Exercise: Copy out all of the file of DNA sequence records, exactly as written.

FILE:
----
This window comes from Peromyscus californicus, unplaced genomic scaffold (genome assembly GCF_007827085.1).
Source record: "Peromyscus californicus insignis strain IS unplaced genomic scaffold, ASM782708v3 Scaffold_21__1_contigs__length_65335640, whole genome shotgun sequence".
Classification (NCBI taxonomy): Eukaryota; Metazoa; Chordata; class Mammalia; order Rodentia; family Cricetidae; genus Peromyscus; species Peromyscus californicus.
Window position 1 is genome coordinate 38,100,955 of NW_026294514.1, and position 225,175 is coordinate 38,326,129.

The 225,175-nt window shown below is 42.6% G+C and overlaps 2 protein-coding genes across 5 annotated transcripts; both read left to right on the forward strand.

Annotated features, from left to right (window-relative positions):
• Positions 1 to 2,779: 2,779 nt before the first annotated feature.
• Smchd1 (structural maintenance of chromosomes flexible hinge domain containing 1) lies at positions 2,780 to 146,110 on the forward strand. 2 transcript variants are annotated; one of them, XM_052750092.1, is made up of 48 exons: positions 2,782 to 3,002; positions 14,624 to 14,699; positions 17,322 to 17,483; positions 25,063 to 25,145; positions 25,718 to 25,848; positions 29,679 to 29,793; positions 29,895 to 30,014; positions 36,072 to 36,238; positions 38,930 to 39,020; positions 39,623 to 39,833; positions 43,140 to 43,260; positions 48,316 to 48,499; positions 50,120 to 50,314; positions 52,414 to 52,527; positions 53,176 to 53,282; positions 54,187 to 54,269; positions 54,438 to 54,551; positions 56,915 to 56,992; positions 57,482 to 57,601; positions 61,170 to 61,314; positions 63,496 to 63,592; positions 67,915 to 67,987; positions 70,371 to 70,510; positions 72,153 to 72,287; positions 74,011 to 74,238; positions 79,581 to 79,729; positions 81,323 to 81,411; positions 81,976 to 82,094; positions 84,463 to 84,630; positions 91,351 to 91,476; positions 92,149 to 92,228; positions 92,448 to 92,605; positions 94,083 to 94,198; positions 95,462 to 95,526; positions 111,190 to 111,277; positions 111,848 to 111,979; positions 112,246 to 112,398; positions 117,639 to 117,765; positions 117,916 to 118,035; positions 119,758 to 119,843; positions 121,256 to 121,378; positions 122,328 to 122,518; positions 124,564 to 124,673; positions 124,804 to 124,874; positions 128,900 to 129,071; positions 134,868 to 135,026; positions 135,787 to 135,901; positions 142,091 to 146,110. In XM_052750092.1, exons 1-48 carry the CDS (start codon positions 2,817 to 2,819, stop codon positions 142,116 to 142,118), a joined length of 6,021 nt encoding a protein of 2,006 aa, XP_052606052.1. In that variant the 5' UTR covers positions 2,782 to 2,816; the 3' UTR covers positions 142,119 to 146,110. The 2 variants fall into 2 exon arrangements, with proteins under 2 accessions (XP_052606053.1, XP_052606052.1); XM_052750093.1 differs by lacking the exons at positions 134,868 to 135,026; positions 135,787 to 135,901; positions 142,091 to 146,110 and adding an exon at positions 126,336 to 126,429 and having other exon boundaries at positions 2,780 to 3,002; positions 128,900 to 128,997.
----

This window comes from Peromyscus californicus, unplaced genomic scaffold (genome assembly GCF_007827085.1).
Source record: "Peromyscus californicus insignis strain IS unplaced genomic scaffold, ASM782708v3 Scaffold_21__1_contigs__length_65335640, whole genome shotgun sequence".
Classification (NCBI taxonomy): Eukaryota; Metazoa; Chordata; class Mammalia; order Rodentia; family Cricetidae; genus Peromyscus; species Peromyscus californicus.
Window position 1 is genome coordinate 38,100,955 of NW_026294514.1, and position 225,175 is coordinate 38,326,129.

The 225,175-nt window shown below is 42.6% G+C and overlaps 2 protein-coding genes across 5 annotated transcripts; both read left to right on the forward strand.

Annotated features, from left to right (window-relative positions):
• Positions 1 to 2,779: 2,779 nt before the first annotated feature.
• Smchd1 (structural maintenance of chromosomes flexible hinge domain containing 1) lies at positions 2,780 to 146,110 on the forward strand. 2 transcript variants are annotated; one of them, XM_052750092.1, is made up of 48 exons: positions 2,782 to 3,002; positions 14,624 to 14,699; positions 17,322 to 17,483; positions 25,063 to 25,145; positions 25,718 to 25,848; positions 29,679 to 29,793; positions 29,895 to 30,014; positions 36,072 to 36,238; positions 38,930 to 39,020; positions 39,623 to 39,833; positions 43,140 to 43,260; positions 48,316 to 48,499; positions 50,120 to 50,314; positions 52,414 to 52,527; positions 53,176 to 53,282; positions 54,187 to 54,269; positions 54,438 to 54,551; positions 56,915 to 56,992; positions 57,482 to 57,601; positions 61,170 to 61,314; positions 63,496 to 63,592; positions 67,915 to 67,987; positions 70,371 to 70,510; positions 72,153 to 72,287; positions 74,011 to 74,238; positions 79,581 to 79,729; positions 81,323 to 81,411; positions 81,976 to 82,094; positions 84,463 to 84,630; positions 91,351 to 91,476; positions 92,149 to 92,228; positions 92,448 to 92,605; positions 94,083 to 94,198; positions 95,462 to 95,526; positions 111,190 to 111,277; positions 111,848 to 111,979; positions 112,246 to 112,398; positions 117,639 to 117,765; positions 117,916 to 118,035; positions 119,758 to 119,843; positions 121,256 to 121,378; positions 122,328 to 122,518; positions 124,564 to 124,673; positions 124,804 to 124,874; positions 128,900 to 129,071; positions 134,868 to 135,026; positions 135,787 to 135,901; positions 142,091 to 146,110. In XM_052750092.1, exons 1-48 carry the CDS (start codon positions 2,817 to 2,819, stop codon positions 142,116 to 142,118), a joined length of 6,021 nt encoding a protein of 2,006 aa, XP_052606052.1. In that variant the 5' UTR covers positions 2,782 to 2,816; the 3' UTR covers positions 142,119 to 146,110. The 2 variants fall into 2 exon arrangements, with proteins under 2 accessions (XP_052606053.1, XP_052606052.1); XM_052750093.1 differs by lacking the exons at positions 134,868 to 135,026; positions 135,787 to 135,901; positions 142,091 to 146,110 and adding an exon at positions 126,336 to 126,429 and having other exon boundaries at positions 2,780 to 3,002; positions 128,900 to 128,997.